The Mosaic laws regarding the poor are especially important.
They had the right of gleaning the fields (Leviticus 19:9-10; Deuteronomy 24:19, 21).
In the sabbatical year, they were to have their share of the produce of the fields and the vineyards (Exodus 23:11; Leviticus 25:6).
In the year of jubilee, they recovered their property (Leviticus 25:25-30).
Usury was forbidden, and the pledged raiment was to be returned before the sun went down (Exodus 22:25-27; Deuteronomy 24:10-13). The rich were to be generous to the poor (Deuteronomy 15:7-11).
In the sabbatical and jubilee years, the bond-servant was to go free (Deuteronomy 15:12-15; Leviticus 25:39-42, 47-54).
Certain portions from the tithes were assigned to the poor (Deuteronomy 14:28-29; 26:12-13).
They shared in the feasts (Deuteronomy 16:11, 14; Neh. 8:10).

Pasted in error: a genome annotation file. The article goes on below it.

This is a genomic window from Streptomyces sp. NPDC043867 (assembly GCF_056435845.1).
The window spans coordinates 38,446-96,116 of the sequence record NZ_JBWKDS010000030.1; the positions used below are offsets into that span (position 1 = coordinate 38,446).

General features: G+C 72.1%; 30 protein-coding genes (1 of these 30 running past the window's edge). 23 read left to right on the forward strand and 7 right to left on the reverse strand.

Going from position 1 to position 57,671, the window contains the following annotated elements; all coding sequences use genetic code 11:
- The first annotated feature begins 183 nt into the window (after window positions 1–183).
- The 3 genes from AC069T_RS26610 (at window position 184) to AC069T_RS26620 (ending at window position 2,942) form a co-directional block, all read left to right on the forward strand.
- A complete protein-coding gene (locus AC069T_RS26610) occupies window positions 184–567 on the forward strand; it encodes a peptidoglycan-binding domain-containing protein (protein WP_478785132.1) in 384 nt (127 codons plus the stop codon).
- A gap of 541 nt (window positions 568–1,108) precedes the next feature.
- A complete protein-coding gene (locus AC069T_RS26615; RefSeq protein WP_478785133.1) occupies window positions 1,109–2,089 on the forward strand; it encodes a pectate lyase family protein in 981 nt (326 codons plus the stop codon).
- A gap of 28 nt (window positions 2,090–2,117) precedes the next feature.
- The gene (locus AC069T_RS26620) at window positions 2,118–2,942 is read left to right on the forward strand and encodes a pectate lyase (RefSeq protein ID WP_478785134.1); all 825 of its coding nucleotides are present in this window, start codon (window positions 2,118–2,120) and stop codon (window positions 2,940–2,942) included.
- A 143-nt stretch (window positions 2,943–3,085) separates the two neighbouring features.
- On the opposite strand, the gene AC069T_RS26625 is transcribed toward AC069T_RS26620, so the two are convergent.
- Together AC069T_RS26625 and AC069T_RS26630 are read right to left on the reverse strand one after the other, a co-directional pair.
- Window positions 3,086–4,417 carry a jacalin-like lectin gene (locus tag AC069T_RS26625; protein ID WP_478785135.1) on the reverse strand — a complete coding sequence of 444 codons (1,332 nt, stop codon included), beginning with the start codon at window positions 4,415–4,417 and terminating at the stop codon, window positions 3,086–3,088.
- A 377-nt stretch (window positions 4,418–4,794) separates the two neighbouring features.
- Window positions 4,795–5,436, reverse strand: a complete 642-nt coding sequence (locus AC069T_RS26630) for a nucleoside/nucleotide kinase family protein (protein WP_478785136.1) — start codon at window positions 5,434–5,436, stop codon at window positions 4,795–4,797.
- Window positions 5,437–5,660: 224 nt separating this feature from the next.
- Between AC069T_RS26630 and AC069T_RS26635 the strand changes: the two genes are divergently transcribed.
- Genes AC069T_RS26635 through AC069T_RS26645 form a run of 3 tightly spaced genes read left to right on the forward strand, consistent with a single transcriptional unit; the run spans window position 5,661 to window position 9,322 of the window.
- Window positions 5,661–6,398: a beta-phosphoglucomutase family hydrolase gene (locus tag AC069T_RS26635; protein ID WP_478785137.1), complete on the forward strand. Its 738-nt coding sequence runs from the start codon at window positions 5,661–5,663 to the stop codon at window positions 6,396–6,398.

Wages were to be paid at the close of each day (Leviticus 19:13).
In the New Testament (Luke 3:11; 14:13; Acts 6:1; Galatians 2:10; James 2:15-16) we have similar injunctions given with reference to the poor.
Begging was not common under the Old Testament, while it was so in the New Testament times (Luke 16:20-21, etc.). But begging in the case of those who are able to work is forbidden, and all such are enjoined to “work with their own hands” as a Christian duty (1 Thess. 4:11; 2 Thess. 3:7-13; Ephesians 4:28).
This word is used figuratively in Matthew 5:3; Luke 6:20; 2 Corinthians 8:9; Rev. 3:17.
Article Version: September 8, 2017